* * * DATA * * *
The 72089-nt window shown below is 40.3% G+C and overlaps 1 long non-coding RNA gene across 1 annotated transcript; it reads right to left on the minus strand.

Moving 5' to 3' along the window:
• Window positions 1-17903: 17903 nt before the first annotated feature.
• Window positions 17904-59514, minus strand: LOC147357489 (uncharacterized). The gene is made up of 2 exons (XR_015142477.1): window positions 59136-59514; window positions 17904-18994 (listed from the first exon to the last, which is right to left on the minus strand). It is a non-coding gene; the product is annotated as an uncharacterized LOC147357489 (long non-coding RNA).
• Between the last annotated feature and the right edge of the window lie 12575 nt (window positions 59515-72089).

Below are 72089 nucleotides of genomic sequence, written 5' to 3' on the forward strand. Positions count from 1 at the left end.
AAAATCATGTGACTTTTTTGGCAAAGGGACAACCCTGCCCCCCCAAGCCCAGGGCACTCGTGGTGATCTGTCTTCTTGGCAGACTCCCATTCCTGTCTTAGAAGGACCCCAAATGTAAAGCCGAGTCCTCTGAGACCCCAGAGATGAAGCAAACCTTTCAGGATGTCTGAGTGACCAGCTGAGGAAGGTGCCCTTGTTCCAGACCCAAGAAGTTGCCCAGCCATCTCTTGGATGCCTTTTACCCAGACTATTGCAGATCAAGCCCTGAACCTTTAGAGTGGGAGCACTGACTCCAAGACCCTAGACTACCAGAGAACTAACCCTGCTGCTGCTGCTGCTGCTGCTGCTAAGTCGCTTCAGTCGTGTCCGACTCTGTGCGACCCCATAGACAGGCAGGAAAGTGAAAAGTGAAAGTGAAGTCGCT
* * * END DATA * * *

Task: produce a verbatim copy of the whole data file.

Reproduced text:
The 72089-nt window shown below is 40.3% G+C and overlaps 1 long non-coding RNA gene across 1 annotated transcript; it reads right to left on the minus strand.

Moving 5' to 3' along the window:
• Window positions 1-17903: 17903 nt before the first annotated feature.
• Window positions 17904-59514, minus strand: LOC147357489 (uncharacterized). The gene is made up of 2 exons (XR_015142477.1): window positions 59136-59514; window positions 17904-18994 (listed from the first exon to the last, which is right to left on the minus strand). It is a non-coding gene; the product is annotated as an uncharacterized LOC147357489 (long non-coding RNA).
• Between the last annotated feature and the right edge of the window lie 12575 nt (window positions 59515-72089).

Below are 72089 nucleotides of genomic sequence, written 5' to 3' on the forward strand. Positions count from 1 at the left end.
AAAATCATGTGACTTTTTTGGCAAAGGGACAACCCTGCCCCCCCAAGCCCAGGGCACTCGTGGTGATCTGTCTTCTTGGCAGACTCCCATTCCTGTCTTAGAAGGACCCCAAATGTAAAGCCGAGTCCTCTGAGACCCCAGAGATGAAGCAAACCTTTCAGGATGTCTGAGTGACCAGCTGAGGAAGGTGCCCTTGTTCCAGACCCAAGAAGTTGCCCAGCCATCTCTTGGATGCCTTTTACCCAGACTATTGCAGATCAAGCCCTGAACCTTTAGAGTGGGAGCACTGACTCCAAGACCCTAGACTACCAGAGAACTAACCCTGCTGCTGCTGCTGCTGCTGCTGCTAAGTCGCTTCAGTCGTGTCCGACTCTGTGCGACCCCATAGACAGGCAGGAAAGTGAAAAGTGAAAGTGAAGTCGCT